imgresI can only tell my piece, my very small part of  the story of Standing Rock and their stand against DACL (Dakota Access Pipeline). In this story my role has been as Witness. Not that of heroine, or villain, but I recognize the mirror before me and see the reflections of multiple characters. I am DAPL. I am the Morton County Sheriff. I am the Missouri River. I am the Water Protector. I have profited from oil. I have stood in judgment of others. I am made of water. I am a peaceful protector. I have needed protection. I identify with the light and shadow.

I started to follow what was happening in North Dakota because it’s where I grew up. My father moved us to there in 1969.

In guiding Past Life Regressions, stories have emerged of both victims and perpetrators in the Indian wars. A native woman forced to march only to end up in a log building with too many others, suffocating to death under the crush of bodies. A young warrior scouting for his village, shot before he could warn them of the army coming to wipe them out. Then there was the white man who had been ordered to run over an Indian standing on the tracks rather than stop the train he engineered. In one of my past lives I was again a witness. I came across a battlefield two days after the fighting had ended. I saw the carnage, the waste. I guess I should not really be surprised that what is happening at Standing Rock has triggered me. In my past life, I lived alone up in the mountains, preferring it. Not missing people even a little bit. Not lonely. In this lifetime, I have given myself a deep desire for tribe. In this life I’m finding it much harder to take what I’ve seen and stay silent.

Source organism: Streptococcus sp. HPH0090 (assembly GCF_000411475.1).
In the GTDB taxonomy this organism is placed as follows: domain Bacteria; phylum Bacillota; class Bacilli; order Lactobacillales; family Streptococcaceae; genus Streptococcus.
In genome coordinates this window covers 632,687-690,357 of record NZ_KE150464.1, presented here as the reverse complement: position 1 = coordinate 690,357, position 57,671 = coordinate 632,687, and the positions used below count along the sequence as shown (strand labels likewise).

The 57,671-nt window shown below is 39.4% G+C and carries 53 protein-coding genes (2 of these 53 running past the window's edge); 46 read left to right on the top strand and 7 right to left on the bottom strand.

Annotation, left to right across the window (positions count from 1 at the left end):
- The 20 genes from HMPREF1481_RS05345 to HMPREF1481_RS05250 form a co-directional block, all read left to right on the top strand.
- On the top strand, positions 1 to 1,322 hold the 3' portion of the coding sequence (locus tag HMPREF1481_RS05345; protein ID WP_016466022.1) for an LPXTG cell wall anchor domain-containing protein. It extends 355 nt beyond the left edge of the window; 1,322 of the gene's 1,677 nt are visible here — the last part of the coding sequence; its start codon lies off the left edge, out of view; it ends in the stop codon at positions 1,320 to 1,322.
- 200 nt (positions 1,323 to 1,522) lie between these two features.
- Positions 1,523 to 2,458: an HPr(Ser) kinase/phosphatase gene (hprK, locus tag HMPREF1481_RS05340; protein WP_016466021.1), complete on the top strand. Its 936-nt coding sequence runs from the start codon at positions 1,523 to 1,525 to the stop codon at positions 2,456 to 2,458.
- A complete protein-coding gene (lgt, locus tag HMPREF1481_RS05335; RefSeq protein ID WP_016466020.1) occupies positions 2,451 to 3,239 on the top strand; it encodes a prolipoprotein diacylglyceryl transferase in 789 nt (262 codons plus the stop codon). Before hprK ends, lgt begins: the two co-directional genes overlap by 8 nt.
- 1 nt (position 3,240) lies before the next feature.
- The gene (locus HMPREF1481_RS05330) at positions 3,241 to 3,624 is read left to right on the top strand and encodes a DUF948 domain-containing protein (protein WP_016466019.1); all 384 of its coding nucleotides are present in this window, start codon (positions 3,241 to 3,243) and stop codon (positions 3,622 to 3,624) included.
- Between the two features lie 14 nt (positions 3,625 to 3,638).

The police who are participating in the violation of civil and constitutional rights of the water protectors will never be the same again. They’ve chosen these experiences. I chose to be a witness who saw and then retreated deep into the mountains. Believe me, I’d like to be able to retreat and go silent. I’d like to go to yoga class and talk about how my crazy old dog traveled with me, as if that was the only thing worth mentioning about my trip back north. I’d like to pretend all has returned to normal now that I’ve left North Dakota. Since this all started at Standing Rock, I’ve been pulled from my grounded center and have been intent of finding my way back there.